In the UK, arctic-alpine plants are a key component of upland habitats, laying the groundwork for insects, other plants and larger predators to survive in mountain environments. But new research suggests that these species are under threat; withdrawing uphill and perhaps on the verge of vanishing from our slopes entirely. Sarah Watts, a PhD researcher in plant ecology and conservation at the University of Stirling, explains why these plants are so important and why they’re currently in retreat.

From Left to Right: Purple saxifrage, snow pearlwort and drooping saxifrage - Sarah Watts

When most people consider the arctic, or high-altitude mountain landscapes, they think of endless snow, ice and bare rock. But pastel-coloured flowers, sometimes just a few millimetres wide, bloom in these dramatic places too. These miniature flowers not only weather some of the toughest habitats on Earth, but can also help to engineer the landscape for other species.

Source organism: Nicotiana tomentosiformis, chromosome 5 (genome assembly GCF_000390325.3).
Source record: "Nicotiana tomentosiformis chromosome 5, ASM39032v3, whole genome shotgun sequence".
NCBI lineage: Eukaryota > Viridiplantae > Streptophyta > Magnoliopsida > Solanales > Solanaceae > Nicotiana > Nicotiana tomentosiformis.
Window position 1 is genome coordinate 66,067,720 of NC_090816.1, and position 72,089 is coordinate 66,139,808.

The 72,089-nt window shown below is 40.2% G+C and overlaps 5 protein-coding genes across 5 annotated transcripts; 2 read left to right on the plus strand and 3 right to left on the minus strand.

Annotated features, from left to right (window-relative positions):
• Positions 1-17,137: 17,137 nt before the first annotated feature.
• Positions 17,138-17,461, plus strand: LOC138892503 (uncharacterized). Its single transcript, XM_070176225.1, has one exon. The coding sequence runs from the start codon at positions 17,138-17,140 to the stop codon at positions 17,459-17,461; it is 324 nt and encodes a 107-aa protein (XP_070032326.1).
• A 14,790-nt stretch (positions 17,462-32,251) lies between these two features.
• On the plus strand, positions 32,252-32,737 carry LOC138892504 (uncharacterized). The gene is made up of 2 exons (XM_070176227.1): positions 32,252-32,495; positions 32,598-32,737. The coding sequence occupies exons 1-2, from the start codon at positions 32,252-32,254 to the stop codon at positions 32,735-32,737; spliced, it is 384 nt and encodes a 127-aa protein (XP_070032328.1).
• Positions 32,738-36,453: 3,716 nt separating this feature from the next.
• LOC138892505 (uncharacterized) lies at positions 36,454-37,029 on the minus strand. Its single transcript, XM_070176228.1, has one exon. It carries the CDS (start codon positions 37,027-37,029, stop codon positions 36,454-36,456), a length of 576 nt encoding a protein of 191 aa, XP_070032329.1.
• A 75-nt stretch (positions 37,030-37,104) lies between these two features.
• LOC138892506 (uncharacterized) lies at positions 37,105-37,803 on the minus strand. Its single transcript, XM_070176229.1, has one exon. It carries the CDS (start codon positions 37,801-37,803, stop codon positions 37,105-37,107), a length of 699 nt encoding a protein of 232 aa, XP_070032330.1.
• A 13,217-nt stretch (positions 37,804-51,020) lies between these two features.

Don’t be fooled by their delicate petals. Some species of rock jasmine and sandwort grow at well over 6,000 metres on Mount Everest, while purple saxifrage flourishes on the northernmost point of land in the world – Kaffeklubben Island, north of Greenland.

Plants in freezing cold environments are typically small and often form as ground-hugging rosettes, or dense tufts with short stems, known as “cushions”. Antarctic pearlwort sits no more than 5cm high and displays a tight bunch of minute yellow blooms. The summits of the Scottish Highlands, where temperatures can drop to -27℃ in winter, are home to tiny flowers also found in the Arctic, such as moss campion, dwarf willow, trailing azalea and starry saxifrage.

Trailing azalea close up - Sarah Watts

Moss campion, a mountain wildflower - Sarah Watts

Although plants such as these may appear fragile, their minute size helps them cope with freezing weather and fierce winds. Low stature and tightly packed leaves act as an aerodynamic trap and storage system for water and solar radiation. Microspaces within the dense, dome-like foliage are efficient structures for retaining moisture and heat. An arctic-alpine cushion’s internal temperature can be 15°C warmer than its surroundings.